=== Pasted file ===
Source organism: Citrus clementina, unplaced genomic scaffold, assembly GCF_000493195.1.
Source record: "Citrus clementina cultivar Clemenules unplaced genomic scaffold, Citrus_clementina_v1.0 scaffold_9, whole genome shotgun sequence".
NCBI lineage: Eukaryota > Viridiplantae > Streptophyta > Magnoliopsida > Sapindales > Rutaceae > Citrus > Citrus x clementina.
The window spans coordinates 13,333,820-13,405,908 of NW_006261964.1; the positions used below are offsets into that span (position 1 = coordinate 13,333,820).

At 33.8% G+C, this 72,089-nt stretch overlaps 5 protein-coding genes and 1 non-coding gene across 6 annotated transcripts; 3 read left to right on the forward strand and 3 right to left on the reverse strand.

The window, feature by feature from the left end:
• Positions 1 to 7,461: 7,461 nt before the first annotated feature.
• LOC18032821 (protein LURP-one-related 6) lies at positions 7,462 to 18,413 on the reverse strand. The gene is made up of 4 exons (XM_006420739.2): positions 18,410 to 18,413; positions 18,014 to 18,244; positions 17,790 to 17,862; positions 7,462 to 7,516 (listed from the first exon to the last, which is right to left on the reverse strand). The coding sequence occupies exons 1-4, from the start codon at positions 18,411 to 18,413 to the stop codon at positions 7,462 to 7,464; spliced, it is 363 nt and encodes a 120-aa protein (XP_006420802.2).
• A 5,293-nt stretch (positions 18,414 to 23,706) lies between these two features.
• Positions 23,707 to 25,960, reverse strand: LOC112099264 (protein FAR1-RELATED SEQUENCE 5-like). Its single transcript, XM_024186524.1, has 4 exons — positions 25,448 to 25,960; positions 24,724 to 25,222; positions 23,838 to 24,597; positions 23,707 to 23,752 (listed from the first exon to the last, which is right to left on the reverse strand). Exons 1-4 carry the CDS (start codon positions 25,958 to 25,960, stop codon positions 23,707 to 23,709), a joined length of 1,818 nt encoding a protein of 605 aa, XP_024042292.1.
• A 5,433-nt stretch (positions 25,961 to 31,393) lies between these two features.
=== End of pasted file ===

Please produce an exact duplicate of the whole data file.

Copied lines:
Source organism: Citrus clementina, unplaced genomic scaffold, assembly GCF_000493195.1.
Source record: "Citrus clementina cultivar Clemenules unplaced genomic scaffold, Citrus_clementina_v1.0 scaffold_9, whole genome shotgun sequence".
NCBI lineage: Eukaryota > Viridiplantae > Streptophyta > Magnoliopsida > Sapindales > Rutaceae > Citrus > Citrus x clementina.
The window spans coordinates 13,333,820-13,405,908 of NW_006261964.1; the positions used below are offsets into that span (position 1 = coordinate 13,333,820).

At 33.8% G+C, this 72,089-nt stretch overlaps 5 protein-coding genes and 1 non-coding gene across 6 annotated transcripts; 3 read left to right on the forward strand and 3 right to left on the reverse strand.

The window, feature by feature from the left end:
• Positions 1 to 7,461: 7,461 nt before the first annotated feature.
• LOC18032821 (protein LURP-one-related 6) lies at positions 7,462 to 18,413 on the reverse strand. The gene is made up of 4 exons (XM_006420739.2): positions 18,410 to 18,413; positions 18,014 to 18,244; positions 17,790 to 17,862; positions 7,462 to 7,516 (listed from the first exon to the last, which is right to left on the reverse strand). The coding sequence occupies exons 1-4, from the start codon at positions 18,411 to 18,413 to the stop codon at positions 7,462 to 7,464; spliced, it is 363 nt and encodes a 120-aa protein (XP_006420802.2).
• A 5,293-nt stretch (positions 18,414 to 23,706) lies between these two features.
• Positions 23,707 to 25,960, reverse strand: LOC112099264 (protein FAR1-RELATED SEQUENCE 5-like). Its single transcript, XM_024186524.1, has 4 exons — positions 25,448 to 25,960; positions 24,724 to 25,222; positions 23,838 to 24,597; positions 23,707 to 23,752 (listed from the first exon to the last, which is right to left on the reverse strand). Exons 1-4 carry the CDS (start codon positions 25,958 to 25,960, stop codon positions 23,707 to 23,709), a joined length of 1,818 nt encoding a protein of 605 aa, XP_024042292.1.
• A 5,433-nt stretch (positions 25,961 to 31,393) lies between these two features.